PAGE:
Fynbos Veld & Fire Management

We have all seen this happen on the mountains of the Western Cape: a splendid Fynbos vegetation going up in flames. The charred landscape that remains after such an event might look desolate to the human eye, but for the Fynbos flaura it is actually a blessing. But why?

The pros and cons of veld fires

Fynbos vegetation in the wild will normally experience a fire every couple of years. These fires occur for various reasons – some natural (like lighting strikes, excessive build-up of heat over the dry season, etc.), others man-made (negligence etc.). However, as long as these fires take place in a remote, truly wild area and do not come close to human settlements or infrastructure we can regard them as natural and overall beneficial: Indeed, fynbos needs to be exposed to fire to stay healthy, because its seeds will only germinate once they have been exposed to excessive heat. So from an environmental and biodiversity perspective the conclusion seems straight forward: “No fire, no Fynbos”.

But the perspective on veld fires changes dramatically when these occur in proximity to houses and other infrastructure. Moreover, even a fire that started in a far away area is potentially dangerous to humans. Those of us who experienced the 2017 Knysna fires (which spread to Plettenberg Bay and beyond within days) will recall how quickly things got out of hands: Coupled with strong winds, a smoldering underground fire in a far away forest sprung up, was funnelled across vast distances within a couple of hours and then became unstoppable.

This is why South Africa’s Forest and Veldfire Act of 1998 stipulates various measures to be taken by landowners in order to prevent an uncontrolled, extremely dangerous wildfire jumping onto human settlements.

Integrating the environmental and the fire prevention perspective

By definition, an eco-estate such as Brackenridge is an area where human settlement and natural vegetation go hand-in hand and next to each other. So is there a way to combine the environmental with the fire protection perspective onto fire? Yes – and the answer is to administer so-called ‘controlled burns’ which address three requirements in combination:

  • the cyclical rejuvenation of the natural fynbos vegetation
  • alien species control, and
  • the prevention of uncontrolled wild fires through the burning of dead bush&wood.

What is a “controlled burn”?

Controlled burns are used world-wide as a method of veld and forest management. The National Geographic Society defines the term as follows: “Controlled burning, also known as prescribed burning, involves setting planned fires to maintain the health of a forest. These burns are scheduled for a time when the fire will not pose a threat to the public or to fire managers. In addition, (…) conditions should call for a controlled burn and weather conditions should be right to allow burning but not enable a fire to spread out of control. (…) Before a controlled burn is lit, a plan—or prescription—is drawn up. This plan includes details on how big the fire will be, what it will burn, and what managers hope to accomplish with the fire. It also includes the weather and environmental conditions under which the fire will burn and any situations that might require the fire to be extinguished.” – (for more details, see https://education.nationalgeographic.org/resource/controlled-burning/)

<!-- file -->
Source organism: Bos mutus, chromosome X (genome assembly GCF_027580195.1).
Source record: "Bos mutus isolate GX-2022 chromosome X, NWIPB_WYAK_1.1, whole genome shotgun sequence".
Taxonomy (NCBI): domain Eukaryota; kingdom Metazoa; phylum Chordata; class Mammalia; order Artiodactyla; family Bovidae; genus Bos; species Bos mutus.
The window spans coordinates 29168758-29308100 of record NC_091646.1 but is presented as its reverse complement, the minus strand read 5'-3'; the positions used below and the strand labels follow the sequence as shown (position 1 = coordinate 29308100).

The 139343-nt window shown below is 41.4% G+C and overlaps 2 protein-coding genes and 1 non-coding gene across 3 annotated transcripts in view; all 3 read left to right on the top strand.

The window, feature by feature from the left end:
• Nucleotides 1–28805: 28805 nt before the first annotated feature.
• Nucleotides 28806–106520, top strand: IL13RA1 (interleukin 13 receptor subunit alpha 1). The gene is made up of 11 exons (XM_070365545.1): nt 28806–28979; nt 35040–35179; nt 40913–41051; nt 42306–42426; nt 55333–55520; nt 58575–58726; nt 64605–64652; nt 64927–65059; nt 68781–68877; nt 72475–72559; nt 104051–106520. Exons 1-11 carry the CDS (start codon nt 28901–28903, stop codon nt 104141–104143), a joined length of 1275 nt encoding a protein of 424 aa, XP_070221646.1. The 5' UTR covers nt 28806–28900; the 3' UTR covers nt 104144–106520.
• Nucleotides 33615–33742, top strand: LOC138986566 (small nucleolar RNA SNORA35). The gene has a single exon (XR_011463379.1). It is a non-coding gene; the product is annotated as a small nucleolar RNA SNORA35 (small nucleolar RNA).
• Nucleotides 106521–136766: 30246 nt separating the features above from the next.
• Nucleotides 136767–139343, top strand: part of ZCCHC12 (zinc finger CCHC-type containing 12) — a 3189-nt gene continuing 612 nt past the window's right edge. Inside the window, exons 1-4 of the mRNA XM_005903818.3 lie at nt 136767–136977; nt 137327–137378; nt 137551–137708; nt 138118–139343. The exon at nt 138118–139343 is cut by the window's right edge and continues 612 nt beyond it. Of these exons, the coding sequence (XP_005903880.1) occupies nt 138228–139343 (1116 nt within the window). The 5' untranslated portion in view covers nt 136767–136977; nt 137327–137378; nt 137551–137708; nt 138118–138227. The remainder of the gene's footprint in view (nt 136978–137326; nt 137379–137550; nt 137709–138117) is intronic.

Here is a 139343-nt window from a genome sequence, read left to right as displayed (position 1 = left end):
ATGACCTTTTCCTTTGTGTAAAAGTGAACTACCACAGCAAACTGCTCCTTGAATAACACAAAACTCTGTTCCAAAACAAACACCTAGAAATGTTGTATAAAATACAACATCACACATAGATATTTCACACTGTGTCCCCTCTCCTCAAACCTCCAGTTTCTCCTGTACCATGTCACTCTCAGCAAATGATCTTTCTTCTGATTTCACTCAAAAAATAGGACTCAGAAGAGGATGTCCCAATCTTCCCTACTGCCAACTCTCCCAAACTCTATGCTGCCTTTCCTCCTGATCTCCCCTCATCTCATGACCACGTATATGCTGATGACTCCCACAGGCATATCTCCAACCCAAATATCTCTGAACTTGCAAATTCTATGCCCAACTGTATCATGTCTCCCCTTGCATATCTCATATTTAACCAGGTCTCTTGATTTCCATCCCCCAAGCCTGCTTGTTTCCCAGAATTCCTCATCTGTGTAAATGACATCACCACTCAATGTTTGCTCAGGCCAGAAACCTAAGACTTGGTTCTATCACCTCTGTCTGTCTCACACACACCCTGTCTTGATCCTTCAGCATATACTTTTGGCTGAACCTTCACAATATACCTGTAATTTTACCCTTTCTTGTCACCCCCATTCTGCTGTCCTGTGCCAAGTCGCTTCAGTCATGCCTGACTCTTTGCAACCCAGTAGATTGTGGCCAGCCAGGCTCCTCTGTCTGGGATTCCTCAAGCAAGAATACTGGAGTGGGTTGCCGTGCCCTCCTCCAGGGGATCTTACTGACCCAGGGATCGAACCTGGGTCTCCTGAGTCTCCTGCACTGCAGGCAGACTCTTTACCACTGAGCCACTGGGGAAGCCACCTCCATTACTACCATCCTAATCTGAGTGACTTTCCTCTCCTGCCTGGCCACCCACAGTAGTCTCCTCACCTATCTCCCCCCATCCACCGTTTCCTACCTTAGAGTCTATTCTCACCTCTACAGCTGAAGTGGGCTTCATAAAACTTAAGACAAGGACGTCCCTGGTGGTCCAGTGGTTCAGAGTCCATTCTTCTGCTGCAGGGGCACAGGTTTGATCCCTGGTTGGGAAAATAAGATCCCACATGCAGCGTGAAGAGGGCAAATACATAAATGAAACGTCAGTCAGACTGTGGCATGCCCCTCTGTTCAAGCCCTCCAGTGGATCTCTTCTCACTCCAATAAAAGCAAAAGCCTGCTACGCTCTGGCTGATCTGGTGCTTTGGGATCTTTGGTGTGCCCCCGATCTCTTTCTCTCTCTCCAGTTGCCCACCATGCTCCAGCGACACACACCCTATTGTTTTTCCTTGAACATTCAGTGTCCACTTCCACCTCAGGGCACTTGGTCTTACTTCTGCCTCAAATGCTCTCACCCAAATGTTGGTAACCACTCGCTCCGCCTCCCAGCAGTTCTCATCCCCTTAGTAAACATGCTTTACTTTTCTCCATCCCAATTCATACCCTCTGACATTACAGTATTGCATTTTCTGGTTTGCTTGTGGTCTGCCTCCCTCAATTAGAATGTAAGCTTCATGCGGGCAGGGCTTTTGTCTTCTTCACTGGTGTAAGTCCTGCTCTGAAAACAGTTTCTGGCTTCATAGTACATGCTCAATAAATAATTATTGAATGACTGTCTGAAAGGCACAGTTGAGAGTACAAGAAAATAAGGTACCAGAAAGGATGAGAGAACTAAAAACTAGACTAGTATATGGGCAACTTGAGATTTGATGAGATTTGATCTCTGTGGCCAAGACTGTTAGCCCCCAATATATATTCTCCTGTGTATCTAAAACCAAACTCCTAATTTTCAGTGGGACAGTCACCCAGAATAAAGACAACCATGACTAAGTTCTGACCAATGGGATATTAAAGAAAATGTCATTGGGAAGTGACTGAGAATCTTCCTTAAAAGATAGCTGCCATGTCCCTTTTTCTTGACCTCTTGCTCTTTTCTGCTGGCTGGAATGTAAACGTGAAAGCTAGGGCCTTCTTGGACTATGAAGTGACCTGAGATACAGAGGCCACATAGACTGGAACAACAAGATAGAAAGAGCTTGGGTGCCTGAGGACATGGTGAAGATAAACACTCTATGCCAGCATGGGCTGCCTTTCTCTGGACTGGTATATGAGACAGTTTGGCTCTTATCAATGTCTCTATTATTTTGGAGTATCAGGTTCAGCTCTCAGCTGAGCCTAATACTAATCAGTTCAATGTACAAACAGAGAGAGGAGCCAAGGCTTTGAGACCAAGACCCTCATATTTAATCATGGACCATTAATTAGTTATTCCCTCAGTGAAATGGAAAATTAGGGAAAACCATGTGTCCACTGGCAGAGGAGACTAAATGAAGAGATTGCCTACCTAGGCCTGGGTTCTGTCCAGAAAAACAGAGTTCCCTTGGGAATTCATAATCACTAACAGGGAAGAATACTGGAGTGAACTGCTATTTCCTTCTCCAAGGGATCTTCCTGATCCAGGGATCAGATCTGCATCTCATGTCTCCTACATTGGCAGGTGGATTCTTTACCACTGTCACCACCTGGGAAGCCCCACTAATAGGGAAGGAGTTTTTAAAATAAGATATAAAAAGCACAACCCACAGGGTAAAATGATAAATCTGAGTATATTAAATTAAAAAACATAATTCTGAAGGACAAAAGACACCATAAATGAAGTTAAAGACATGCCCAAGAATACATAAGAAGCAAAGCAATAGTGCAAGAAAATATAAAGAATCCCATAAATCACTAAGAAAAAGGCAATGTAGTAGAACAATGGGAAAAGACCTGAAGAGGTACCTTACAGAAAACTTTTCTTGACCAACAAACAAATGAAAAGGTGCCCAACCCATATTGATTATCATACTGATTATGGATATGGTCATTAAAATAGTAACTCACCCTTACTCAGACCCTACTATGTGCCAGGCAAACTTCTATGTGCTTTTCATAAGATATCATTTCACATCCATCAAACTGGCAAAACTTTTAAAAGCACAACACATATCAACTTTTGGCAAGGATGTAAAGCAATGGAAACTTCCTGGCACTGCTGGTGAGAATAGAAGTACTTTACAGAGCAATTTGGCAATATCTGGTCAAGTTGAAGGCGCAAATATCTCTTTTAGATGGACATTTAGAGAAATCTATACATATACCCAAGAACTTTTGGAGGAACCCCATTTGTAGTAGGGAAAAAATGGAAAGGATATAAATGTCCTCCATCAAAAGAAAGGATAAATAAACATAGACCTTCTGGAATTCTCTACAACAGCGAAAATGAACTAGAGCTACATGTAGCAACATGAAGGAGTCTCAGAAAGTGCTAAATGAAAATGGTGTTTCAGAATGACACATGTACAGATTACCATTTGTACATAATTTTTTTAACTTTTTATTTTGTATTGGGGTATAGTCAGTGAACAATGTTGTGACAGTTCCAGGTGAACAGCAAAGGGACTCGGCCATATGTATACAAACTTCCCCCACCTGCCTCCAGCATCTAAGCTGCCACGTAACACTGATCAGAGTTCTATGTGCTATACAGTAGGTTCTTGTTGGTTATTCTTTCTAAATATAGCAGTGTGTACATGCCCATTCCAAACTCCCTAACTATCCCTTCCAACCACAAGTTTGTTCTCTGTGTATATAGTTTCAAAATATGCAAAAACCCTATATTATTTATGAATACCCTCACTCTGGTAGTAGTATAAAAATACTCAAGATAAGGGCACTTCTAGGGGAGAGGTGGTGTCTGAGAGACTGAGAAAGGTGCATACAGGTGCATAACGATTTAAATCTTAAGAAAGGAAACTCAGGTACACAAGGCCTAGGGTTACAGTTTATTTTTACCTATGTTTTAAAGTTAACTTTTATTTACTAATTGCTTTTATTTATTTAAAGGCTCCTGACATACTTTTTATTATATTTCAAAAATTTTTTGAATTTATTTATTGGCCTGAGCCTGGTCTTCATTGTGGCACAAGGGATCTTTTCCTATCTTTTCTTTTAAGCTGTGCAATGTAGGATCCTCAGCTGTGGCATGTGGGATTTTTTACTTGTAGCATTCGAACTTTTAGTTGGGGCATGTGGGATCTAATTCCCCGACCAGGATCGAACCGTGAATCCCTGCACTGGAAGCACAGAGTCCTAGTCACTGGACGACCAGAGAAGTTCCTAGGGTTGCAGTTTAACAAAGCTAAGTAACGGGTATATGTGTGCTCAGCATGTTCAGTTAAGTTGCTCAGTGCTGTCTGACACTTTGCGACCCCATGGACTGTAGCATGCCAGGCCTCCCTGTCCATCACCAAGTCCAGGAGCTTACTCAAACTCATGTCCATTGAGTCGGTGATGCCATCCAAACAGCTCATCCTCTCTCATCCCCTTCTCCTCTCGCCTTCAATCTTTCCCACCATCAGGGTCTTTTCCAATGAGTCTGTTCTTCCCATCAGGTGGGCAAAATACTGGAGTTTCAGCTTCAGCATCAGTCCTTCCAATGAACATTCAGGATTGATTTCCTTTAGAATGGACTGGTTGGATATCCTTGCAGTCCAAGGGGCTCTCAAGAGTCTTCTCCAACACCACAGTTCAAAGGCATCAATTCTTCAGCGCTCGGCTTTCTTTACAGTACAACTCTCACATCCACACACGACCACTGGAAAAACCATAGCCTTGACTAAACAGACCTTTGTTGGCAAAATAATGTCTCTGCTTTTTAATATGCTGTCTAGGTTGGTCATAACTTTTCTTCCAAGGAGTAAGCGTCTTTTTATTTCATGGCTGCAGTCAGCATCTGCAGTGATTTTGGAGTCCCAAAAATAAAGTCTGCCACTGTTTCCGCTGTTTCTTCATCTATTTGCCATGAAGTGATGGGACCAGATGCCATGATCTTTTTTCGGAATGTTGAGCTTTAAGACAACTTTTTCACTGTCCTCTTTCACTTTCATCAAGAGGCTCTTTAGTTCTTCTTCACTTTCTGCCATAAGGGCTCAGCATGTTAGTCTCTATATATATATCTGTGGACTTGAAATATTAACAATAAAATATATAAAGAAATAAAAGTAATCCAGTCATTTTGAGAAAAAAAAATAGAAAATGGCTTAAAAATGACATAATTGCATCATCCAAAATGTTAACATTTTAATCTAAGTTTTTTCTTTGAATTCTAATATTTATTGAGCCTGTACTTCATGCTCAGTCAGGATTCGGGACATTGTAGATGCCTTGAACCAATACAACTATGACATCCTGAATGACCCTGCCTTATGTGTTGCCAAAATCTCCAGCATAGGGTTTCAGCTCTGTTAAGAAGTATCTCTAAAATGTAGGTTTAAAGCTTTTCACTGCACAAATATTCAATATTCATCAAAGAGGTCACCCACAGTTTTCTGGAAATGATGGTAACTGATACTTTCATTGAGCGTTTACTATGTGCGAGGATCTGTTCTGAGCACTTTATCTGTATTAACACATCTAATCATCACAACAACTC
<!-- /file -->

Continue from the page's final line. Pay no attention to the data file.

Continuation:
Integrated Fire Management at Brackenridge Estate

At Brackenridge Estate Fynbos and Fire Management must therefore go hand in hand – indeed, all of us should become involved. As Steve Ritky, our trustee responsible for Fire Prevention and himself a long-serving member of the Plett South Fire Management Unit, rightly observes: “If we all work together on this plan: assisting on the Fire Team, help move slow animals out of burn areas on the day of a burn, set up firebreaks on individual & common property, set up “defensible zones” around our homes, we can address the dangers AND move toward restoring our beautiful Fynbos.”

The immediate action which will now be taken on our estate is a sequence of controlled burns. Our natural Fynbos environment has been segmented into eight so-called “blocks”, and in each of these blocks a controlled burn will be conducted by experienced fire teams. If you want to find out more detail on why these burns are necessary, how we will prepare for them and how they will be conducted, then please consult these documents:

The next block burns are planned for mid-2024 and will be done in blocks 5 and 6 as indicated on the map below:

Firescaping your garden

While the Estate is responsible for maintaining fire breaks and managing the fynbos vegetation in the common areas, fire preventation on the individually owned properties remains the responsibility of the respective property owners. A key element to this is the so-called “firescaping” of your garden – in other words, the selection, planting and maintenance of suitable fire-resistent plants in the right position right from the start. More detailed information about “firescaping” can be found here.